More importantly, copying data across (typically) a PCIe bus can be very expensive, so you only want to copy data in the direction necessary. On the earlier listing you can modify lines 11-13 to indicate that the underlying data of array_view objects a and b must be copied to the accelerator (but won’t be copied back), and also that the underlying data of array_view c need not be copied to the accelerator. The necessary changes are bolded in the following snippet:

11          array_view<const int, 2> a(e, vA), b(e, vB);
12          array_view<int, 2> c(e, vC);
13          c.discard_data();

However, even with these modifications in place, the matrix addition algorithm isn’t sufficiently compute-intensive to offset the overhead of copying the data, so it’s in fact not a good candidate for parallelization with C++ AMP. I’ve been using it only to teach you the basics!

Having said that, by using this simple example throughout the article, you now have the skills to parallelize other algorithms that are compute-intensive enough to yield benefits. One such algorithm is matrix multiplication. Without any commentary from me, please ensure that you understand this simple serial implementation of the matrix multiplication algorithm:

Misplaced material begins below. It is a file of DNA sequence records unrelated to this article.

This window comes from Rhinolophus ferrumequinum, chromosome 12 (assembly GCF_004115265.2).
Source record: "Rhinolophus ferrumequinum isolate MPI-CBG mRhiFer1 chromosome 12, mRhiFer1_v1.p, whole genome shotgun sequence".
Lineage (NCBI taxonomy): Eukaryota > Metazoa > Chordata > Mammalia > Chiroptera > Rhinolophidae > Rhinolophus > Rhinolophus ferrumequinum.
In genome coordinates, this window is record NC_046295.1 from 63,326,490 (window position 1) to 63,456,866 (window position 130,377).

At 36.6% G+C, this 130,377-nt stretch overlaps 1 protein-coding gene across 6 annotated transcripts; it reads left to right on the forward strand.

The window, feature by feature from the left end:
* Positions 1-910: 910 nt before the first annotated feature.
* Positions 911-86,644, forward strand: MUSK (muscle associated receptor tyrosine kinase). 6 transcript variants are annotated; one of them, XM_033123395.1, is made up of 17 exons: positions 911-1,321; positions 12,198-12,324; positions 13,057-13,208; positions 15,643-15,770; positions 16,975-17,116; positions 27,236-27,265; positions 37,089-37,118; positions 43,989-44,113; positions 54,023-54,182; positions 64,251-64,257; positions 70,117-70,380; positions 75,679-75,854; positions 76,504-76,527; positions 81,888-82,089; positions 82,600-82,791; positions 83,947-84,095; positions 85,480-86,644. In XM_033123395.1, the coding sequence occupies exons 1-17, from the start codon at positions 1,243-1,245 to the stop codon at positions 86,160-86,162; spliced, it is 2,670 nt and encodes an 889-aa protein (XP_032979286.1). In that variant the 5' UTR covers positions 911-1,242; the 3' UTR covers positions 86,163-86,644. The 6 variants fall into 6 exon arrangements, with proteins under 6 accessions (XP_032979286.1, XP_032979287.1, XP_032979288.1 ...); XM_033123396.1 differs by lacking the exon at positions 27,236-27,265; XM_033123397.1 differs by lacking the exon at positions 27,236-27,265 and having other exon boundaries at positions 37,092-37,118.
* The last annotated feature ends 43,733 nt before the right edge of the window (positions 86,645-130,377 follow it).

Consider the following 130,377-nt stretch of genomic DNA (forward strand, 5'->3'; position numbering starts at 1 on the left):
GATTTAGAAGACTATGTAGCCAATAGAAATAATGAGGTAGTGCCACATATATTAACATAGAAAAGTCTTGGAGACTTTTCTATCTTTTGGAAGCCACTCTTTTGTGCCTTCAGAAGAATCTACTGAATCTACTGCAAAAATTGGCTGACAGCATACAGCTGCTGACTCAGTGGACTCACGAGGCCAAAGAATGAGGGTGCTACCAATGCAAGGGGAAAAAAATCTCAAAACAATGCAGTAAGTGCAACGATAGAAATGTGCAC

void MatMul(vector<int>& vC, const vector<int>& vA,
  const vector<int>& vB, int M, int N, int W)
  for (int row = 0; row < M; row++)
    for (int col = 0; col < N; col++)
      int sum = 0;
      for(int i = 0; i < W; i++)
        sum += vA[row * W + i] * vB[i * N + col];
      vC[row * N + col] = sum;